Social Security - What Does a Disability Lawyer Do?
At some point during the Social Security Disability application process, an applicant has a decision to make: Should I represent myself? Or do I have to hire a disability lawyer?
If you have done research online, you'll see plenty of articles encouraging you to get an attorney. These articles can be helpful as long as you realize most are posted by disability lawyers hoping to get your business. The truth is, many disability applicants get approved without a lawyer. Social Security workers are trained to help you get through the paperwork and confusion of the application process.
However, many disability applicants who have excellent cases still fall through the cracks and get denied. The Social Security process is simply long and frustrating.
If you are unsure if hiring a disability lawyer will make a difference, maybe it will help if you know exactly what an experienced attorney's office does for each disability client:
1) Initial telephone (or Internet) conversation, during which the applicant is asked about his or her medical disability, work history, doctor and hospital information, etc. The disability attorney (or legal assistant if applicable) then decides if the case can be won. If so...
2) The attorney sends you paperwork to complete, sign, Andre turn. Typical disability forms include Appointment of Representation, Fee Agreement, Medical Authorization forms, etc. These will allow him or her to speak with Social Security, your doctor(s), and others in your behalf.
3) The attorney's office then processes the information and begins to communicate with Social Security on your behalf. Depending on which point in the process you are at, they will also gather medical records from your doctor(s), hospital(s),and employer(s). The attorney should contact you for help if there is difficulty getting these records. The best disability enters even check the status of your claim on occasion with Social Security, just to make sure your case hasn't fallen through the cracks.
4) If your claim is at the hearing level, your attorney should have gathered all applicable evidence and processed it with Social Security. He or she should have scheduled a hearing at the Hearing Office and contacted you to make sure you will be there. Sometime before the hearing, the disability lawyer should meet with you and go over your case.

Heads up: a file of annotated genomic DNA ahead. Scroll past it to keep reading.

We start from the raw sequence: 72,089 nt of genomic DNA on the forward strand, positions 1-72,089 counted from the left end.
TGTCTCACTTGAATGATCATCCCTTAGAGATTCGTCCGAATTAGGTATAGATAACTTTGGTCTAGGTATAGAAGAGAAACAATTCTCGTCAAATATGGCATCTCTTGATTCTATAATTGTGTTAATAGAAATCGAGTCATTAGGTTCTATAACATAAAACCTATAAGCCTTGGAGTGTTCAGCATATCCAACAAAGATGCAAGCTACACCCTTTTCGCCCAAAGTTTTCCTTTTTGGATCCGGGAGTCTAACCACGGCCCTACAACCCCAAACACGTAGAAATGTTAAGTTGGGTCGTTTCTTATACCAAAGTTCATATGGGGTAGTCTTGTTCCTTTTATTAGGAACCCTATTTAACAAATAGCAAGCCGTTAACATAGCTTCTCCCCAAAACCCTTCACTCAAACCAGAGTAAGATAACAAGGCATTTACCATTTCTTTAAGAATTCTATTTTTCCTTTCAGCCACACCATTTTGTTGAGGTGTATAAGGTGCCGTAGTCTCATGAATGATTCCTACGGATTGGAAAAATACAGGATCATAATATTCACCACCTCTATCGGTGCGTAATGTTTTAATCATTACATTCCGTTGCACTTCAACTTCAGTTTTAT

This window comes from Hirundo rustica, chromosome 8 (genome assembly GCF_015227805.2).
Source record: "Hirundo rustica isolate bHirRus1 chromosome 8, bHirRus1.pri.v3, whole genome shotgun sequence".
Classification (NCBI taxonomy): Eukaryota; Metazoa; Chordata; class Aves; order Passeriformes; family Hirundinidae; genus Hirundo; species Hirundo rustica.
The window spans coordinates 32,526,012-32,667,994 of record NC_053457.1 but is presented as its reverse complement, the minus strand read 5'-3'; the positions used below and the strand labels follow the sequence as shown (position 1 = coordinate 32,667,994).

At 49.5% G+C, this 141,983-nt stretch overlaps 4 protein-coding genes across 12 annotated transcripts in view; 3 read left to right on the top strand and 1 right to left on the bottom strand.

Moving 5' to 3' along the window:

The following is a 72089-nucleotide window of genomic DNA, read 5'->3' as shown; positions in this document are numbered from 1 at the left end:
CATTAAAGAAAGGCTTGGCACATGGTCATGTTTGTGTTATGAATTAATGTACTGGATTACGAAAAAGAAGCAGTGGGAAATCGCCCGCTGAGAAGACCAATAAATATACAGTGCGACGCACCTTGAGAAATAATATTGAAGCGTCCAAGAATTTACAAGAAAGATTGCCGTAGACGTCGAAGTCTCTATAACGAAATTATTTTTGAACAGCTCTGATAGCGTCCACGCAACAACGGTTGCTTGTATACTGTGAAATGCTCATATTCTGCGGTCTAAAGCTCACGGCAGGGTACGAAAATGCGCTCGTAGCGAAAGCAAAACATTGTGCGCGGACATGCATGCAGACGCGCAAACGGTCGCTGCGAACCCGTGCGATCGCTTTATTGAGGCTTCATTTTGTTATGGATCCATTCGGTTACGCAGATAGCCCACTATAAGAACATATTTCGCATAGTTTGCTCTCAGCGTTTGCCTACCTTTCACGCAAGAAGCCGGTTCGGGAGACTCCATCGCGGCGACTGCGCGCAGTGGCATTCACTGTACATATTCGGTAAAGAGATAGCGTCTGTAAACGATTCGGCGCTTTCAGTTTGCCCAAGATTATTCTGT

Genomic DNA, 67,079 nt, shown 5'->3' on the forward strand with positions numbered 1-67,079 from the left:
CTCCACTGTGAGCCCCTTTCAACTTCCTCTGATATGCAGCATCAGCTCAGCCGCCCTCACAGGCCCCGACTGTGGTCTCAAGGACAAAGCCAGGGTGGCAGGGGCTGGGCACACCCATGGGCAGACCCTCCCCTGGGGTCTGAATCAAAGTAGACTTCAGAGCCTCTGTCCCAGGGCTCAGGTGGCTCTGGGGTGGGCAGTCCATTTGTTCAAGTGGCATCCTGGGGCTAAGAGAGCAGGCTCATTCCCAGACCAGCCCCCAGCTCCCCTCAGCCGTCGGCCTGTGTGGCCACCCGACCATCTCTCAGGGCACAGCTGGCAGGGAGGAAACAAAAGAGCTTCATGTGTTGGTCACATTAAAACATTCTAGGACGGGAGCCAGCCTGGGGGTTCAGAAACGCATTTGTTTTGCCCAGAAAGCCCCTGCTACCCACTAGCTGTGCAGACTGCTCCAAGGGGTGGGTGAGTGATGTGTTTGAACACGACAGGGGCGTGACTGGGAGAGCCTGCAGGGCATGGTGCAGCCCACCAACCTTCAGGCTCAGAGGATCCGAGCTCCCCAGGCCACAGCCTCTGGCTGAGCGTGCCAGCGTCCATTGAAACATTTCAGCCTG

Then, during the hearing, the attorney will present your case in the best light possible. He or she can cross-examine medical experts and vocational experts as well as help you clarify your own testimony. Statistics show that applicants who are represented by attorneys are 20-30% more likely to be approved at this level.
5) If your claim is denied at any point, your attorney should handle the appeal for you. If your claim is approved, the attorney should contact you and let you know what to expect in terms of payment. If you do not receive your payment within two to three months, your disability lawyer should check with Social Security to make sure everything is on track.
6) Once your claim has been approved and you begin to receive disability benefit checks, your lawyer can get paid. Disability attorneys typically charge 25% of the back benefits (basically the period of time between the date you first became disabled and the date you were approved), up to $5300.
Some lawyers may also ask to be reimbursed for expenses paid out of pocket, such as medical record costs. Remember that disability lawyers get paid on a contingency basis, which means they don't get paid until they win your case.
Now that you understand the process, make sure the disability lawyer you choose is experienced and successful in disability law specifically. Choose someone who will communicate with you often about your case. If you are still unsure about hiring someone, remember that most disability lawyers offer a free consultation, which is just a fancy word for free advice. You always have a choice. Wherever you are in the process, best of luck.
About the author:
Becca has been involved in the Social Security Disability world since 1995 and enjoys watching the program change lives for the better.